Former Bolivian President Carlos Mesa is in third place of electoral preferences with 13.8 percent of voting intention. Further down is businessman Marco Pumari with 8.2 percent of popular support.
The Revolutionary Nationalist Movement (MNR) politician and Santa Cruz Civic Committee chair Luis Fernando Camacho only has 6.9 percent of citizen support.
Only 47.1 percent of the respondents said that they will not vote for the MAS candidate, according to this survey, which was carried out from Dec. 21 to Dec. 30 and has a 95 percent level of reliability.
Bolivia's Supreme Electoral Tribunal will launch the call for presidential elections next January 6.
On the last days of December, the MAS leader Evo Morales announced that his party will elect its presidential candidate on January 19.
"More than 1,000 people have been victims of human rights violations in Bolivia by the Jeanine Añez dictatorship."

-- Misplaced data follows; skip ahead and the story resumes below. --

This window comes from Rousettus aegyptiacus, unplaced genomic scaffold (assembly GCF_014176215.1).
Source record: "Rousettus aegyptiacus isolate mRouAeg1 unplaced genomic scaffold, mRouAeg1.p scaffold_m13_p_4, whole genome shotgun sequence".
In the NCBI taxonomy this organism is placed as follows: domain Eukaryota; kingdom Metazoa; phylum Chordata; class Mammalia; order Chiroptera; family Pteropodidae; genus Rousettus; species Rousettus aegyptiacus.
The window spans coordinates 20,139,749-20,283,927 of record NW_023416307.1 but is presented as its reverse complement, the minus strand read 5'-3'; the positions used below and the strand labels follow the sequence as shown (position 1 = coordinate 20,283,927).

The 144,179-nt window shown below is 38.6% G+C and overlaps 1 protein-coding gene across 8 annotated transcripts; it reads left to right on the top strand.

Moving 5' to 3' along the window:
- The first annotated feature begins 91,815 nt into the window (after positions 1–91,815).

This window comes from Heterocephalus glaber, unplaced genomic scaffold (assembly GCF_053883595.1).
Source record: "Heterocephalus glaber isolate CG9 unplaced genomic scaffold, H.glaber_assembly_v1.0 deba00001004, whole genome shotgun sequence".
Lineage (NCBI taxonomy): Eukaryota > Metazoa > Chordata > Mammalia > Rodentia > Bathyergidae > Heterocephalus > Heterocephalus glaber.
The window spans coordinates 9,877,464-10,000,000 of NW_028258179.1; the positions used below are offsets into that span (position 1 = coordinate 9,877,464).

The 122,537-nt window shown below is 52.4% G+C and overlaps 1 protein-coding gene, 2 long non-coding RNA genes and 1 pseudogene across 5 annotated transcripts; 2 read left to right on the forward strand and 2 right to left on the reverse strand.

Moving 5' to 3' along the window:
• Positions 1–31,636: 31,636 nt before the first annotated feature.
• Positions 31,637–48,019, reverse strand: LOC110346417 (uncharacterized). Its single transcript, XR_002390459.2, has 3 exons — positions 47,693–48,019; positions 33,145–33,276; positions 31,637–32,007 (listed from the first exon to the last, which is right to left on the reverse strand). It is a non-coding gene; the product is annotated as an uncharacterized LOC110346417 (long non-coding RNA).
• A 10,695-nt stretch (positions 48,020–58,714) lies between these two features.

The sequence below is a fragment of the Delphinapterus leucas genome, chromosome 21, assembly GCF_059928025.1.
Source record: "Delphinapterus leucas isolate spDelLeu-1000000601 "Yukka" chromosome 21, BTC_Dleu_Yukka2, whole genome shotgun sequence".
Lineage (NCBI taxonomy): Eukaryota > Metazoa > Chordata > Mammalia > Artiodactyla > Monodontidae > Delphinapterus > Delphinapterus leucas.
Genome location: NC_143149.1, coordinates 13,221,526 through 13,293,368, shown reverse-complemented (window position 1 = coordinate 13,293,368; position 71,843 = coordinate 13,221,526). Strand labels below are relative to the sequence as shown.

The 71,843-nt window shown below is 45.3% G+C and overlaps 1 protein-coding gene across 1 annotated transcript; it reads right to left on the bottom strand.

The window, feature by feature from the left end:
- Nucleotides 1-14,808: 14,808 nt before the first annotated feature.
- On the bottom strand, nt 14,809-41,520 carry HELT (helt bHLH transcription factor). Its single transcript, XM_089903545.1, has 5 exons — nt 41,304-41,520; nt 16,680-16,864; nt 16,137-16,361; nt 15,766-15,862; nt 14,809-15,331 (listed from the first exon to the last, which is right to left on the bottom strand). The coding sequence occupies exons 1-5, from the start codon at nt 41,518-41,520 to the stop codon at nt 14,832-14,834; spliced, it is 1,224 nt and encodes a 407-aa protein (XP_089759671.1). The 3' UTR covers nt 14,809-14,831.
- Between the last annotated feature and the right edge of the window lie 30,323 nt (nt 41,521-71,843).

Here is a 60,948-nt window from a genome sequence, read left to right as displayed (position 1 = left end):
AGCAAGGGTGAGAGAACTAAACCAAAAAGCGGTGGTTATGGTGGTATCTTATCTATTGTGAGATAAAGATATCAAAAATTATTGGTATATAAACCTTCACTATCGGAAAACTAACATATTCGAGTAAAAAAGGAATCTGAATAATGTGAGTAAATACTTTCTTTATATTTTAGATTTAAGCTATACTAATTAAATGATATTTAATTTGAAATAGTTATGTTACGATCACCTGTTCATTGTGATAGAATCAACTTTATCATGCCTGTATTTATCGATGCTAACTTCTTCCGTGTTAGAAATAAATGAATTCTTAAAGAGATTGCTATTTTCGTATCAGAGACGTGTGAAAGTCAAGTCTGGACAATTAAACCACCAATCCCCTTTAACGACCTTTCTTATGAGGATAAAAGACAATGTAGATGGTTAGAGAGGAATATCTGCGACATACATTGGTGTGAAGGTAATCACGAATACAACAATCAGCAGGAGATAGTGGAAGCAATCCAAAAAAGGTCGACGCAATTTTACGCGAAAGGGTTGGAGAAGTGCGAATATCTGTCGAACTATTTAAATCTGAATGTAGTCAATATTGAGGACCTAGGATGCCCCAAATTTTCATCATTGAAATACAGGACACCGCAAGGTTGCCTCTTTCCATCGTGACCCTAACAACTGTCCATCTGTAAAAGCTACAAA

Given the difficulties in carrying out legal maneuvers that could leave the MAS out of the elections, Añez called a "summit of political leaders," in which she hopes the Bolivian elites will agree to defeat the Socialists through a single presidential candidacy.
"We do not want dispersion of the vote, we do not want what happened on Oct. 20," she said tacitly referring to the date when Morales won the 2019 presidential elections.
Meanwhile, citizens have realized the despair that the right is experiencing because of the possible emergence of a progressive government.
"The imminent triumph of MAS makes murderous coup plotters and traitors to their homeland tremble because they will soon be held accountable for their actions," citizen Nelly Salazar tweeted.